A future historian discovers the Insurrection of 1/6/21

The MOVE bombing stands out for me as the first time I knew there was something very wrong with what we now call the corporate media. I recall to this day that the TV reports covering the story that I watched on multiple (non-Philly) stations steadfastly refused to explain what MOVE was in any clear way. The cops had dropped a bomb on this house from a helicopter and destroyed a city block, but the “why” of the story was left out. The viewer was expected to accept that the police had done this for … legitimate but unstated reasons.

Years later, I understand that the media at the time were so terrified of saying outright that the Philadelphia police bombed a houseful of Black activists that they also had to refrain from reporting the otherwise juicy story that said activists were also a whackadoodle armed personality cult.


I’m trying to imagine what they were afraid would happen. They only had to look at the occupation of Wilmington, DE after MLK was assassinated to feel reassured, right? The successful insurrection in Wilmington, NC is another example of the group that consistently inflicts the most damage in this country. Unfortunately, in the history of this country we have yet to see the folks involved face consequences serious enough to keep them from trying it - again and again.


I think they just wanted to comfort themselves and their viewers with the myth that, in 1985, we were beyond all the extreme racial strife of the past. If the police in a major American city were dropping a bloody bomb on a house, killing small children inside and destroying an entire city block as collateral damage, it couldn’t possibly be because of racial activists who scared the authorities that much, norsiree. So the TV media at the time just erased that part of the story and hoped no-one would ask too many questions (e.g. “you keep talking about MOVE, but never say what the heck it is! Brokaw? Jennings? Rather? Anyone?”).

Bringing things back to the present day, this is why it’s so vital that we hold the corporate media to account right now and demand they describe the 6 January perpetrators with clear and precise language: not “protestors”, not “demonstrators”, not “rioters”, but “violent right-wing anti-democratic* insurrectionists”.

[* “right-wing populist” or “fascist” would be accurate, too.]


Tulsa was well into the early era of modern mass media. Particularly on the Newspaper end, with telegraphs already being well established and the ability to send photographs over them having been recently developed. Radio broadcasting was starting to get established as well, and the record business was well established

But the early 20s were basically the high period of the US twice a day newspaper business. By the 20’s William Randolph Hearst was already a household name, and owned the largest media conglomerate in the world. Wire services were well established with the AP already being decades old.

Something worth noting is that a lot of that technology had been developed to help in reporting the Civil War. Which is often considered to be the first American war to garner modern news coverage. With dispatches from battles published the very next day.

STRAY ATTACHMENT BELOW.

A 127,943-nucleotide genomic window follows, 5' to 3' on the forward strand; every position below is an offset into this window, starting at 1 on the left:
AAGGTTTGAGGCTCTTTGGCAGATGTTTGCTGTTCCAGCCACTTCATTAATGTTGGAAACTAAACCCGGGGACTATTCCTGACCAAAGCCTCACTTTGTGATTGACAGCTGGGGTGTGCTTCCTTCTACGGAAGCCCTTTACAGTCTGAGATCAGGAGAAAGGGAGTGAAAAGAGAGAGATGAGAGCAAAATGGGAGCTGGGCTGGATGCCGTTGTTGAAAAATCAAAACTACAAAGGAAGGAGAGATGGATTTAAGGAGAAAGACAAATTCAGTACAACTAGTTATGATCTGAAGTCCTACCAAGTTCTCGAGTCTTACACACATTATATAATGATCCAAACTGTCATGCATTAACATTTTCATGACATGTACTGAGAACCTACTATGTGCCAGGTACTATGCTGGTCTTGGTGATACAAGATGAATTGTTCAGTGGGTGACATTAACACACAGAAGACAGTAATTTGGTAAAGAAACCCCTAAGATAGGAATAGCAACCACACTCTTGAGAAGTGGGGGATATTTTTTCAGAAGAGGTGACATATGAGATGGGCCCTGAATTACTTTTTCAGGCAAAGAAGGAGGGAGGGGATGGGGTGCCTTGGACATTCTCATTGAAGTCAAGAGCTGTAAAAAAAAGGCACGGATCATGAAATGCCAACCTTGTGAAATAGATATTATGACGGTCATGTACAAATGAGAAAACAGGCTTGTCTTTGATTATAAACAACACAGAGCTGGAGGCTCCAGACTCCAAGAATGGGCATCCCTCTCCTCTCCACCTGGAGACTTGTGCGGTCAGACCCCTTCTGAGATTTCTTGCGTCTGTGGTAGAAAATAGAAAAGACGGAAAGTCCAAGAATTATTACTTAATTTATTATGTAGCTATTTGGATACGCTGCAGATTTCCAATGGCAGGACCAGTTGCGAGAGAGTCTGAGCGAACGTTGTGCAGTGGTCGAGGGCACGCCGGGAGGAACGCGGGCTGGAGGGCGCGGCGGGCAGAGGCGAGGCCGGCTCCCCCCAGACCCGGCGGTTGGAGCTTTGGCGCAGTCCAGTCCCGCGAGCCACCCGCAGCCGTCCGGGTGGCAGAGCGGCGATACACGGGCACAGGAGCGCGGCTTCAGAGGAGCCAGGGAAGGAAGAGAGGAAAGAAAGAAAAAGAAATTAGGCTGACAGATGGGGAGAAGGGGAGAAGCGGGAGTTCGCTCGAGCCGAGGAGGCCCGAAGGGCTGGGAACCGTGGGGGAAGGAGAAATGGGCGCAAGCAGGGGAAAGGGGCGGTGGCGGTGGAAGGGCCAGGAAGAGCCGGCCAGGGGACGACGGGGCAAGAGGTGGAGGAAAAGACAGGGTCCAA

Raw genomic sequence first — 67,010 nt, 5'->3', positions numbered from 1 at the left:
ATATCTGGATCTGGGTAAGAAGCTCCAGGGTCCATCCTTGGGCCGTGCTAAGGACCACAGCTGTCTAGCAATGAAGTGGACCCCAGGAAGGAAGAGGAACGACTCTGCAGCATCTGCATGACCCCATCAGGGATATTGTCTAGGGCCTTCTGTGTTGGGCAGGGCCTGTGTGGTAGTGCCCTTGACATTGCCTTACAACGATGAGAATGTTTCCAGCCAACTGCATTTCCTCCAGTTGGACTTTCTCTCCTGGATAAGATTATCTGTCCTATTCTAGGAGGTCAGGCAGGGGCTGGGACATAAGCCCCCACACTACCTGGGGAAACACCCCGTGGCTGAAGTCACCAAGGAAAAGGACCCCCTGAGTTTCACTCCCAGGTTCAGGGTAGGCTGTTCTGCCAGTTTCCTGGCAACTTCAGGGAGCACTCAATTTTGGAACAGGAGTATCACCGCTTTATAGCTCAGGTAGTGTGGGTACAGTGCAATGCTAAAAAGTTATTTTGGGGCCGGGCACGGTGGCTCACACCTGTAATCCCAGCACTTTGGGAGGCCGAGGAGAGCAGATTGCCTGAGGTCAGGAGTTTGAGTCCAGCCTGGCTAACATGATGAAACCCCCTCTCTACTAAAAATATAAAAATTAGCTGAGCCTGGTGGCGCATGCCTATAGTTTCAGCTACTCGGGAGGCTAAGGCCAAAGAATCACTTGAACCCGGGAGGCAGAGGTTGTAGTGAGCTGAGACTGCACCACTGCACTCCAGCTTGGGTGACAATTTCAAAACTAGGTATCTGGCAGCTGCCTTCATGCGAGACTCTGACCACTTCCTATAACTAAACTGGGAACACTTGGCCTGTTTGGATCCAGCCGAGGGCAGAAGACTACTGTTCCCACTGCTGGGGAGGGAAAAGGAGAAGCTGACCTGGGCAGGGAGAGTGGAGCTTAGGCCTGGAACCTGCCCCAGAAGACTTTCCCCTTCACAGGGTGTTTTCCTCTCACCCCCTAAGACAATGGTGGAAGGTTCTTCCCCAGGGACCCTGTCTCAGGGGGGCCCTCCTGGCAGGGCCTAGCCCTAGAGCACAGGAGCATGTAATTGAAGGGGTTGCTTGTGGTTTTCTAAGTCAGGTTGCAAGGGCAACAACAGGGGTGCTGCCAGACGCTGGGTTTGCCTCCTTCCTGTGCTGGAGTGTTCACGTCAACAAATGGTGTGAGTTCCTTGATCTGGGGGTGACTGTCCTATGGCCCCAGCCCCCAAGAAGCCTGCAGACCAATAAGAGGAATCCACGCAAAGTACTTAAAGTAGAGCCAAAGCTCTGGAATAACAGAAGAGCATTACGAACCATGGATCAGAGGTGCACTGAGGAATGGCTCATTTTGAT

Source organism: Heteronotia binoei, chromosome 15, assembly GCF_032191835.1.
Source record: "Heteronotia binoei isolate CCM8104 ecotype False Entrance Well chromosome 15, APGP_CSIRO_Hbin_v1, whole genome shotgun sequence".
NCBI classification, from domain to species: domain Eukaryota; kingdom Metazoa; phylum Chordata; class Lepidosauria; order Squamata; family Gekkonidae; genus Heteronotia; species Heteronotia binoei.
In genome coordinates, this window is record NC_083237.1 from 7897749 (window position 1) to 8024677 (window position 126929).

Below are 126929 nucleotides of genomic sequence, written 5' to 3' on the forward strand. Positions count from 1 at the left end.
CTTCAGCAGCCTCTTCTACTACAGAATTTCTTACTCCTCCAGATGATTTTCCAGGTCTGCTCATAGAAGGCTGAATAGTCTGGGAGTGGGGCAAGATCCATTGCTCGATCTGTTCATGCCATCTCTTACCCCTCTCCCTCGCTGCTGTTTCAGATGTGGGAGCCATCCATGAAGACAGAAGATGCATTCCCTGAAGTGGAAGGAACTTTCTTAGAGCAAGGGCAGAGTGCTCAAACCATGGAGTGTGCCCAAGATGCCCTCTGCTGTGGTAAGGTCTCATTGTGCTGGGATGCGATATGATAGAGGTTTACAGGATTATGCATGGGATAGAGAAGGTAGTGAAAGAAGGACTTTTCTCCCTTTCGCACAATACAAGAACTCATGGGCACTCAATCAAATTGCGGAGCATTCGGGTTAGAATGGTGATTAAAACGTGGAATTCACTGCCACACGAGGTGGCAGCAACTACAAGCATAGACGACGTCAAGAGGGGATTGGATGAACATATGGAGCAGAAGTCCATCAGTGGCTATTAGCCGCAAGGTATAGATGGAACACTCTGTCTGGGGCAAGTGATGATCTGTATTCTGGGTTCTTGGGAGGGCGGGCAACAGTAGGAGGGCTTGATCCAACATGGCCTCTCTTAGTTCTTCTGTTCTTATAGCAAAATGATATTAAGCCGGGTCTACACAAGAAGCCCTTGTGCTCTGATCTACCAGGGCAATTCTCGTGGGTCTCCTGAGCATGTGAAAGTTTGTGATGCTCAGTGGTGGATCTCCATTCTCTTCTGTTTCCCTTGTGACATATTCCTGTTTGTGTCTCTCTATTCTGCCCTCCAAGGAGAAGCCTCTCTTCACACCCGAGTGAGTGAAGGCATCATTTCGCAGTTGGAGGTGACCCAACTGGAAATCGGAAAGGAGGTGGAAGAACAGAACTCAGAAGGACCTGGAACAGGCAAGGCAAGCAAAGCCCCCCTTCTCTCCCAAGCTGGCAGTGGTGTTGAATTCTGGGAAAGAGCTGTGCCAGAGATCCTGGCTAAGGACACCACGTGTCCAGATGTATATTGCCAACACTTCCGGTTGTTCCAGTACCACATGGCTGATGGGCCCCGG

News could be propagated rapidly across the nation, and globally not much slower.

Tulsa seems to have been widely reported at the time. But how it was reported is definitely a thing. It was uniformly labeled a “race riot” and many papers seem to have focused on the handful of white deaths.

If memory serves Tulsa had already been a presence in national news, with the “Black Wall Street” moniker coming out of press coverage. Some times positive. Progressive Northern papers and Black papers in particular covered it heavily. Even reporting on prominent citizens in their society pages as far away as NYC.

But it was also the era of the 2nd Klan, so a decent chunk of the country would have viewed the destruction of a wealthy, successful Black community as a good thing. I always tended to think Tulsa got hammered so hard because it had attracted so much attention. Cause it wasn’t the only community to get wiped out this way.


I wouldn’t quite say that… both happened post telegraph. As you can see here, by the time of that revolt the telegraph was a decisive technology in the civil war.

By 1921, there was a well-developed not just mass media (newspapers), the beginnings of radio, but a well-developed Black press. Other race riots were international news… such as the 1906 ATL race riot…

But Black American always knew about Tulsa and other race riots, but it’s been kept out of history classes until recently by a white dominate history profession.

Ask the average white American about the MOVE bombing… I doubt they know about it. And, as the comic suggest, we’re seeing the cover up of 1/6 in real time.

Historical events needs someone to dig up the information and put the story of the past together, or it’s lost to the historical narrative. Since white men wrote our public history until very recently, these events that Black historians have preserved, had been ignored.


You could say that.


Sure. It’s bullshit. But they could say it.


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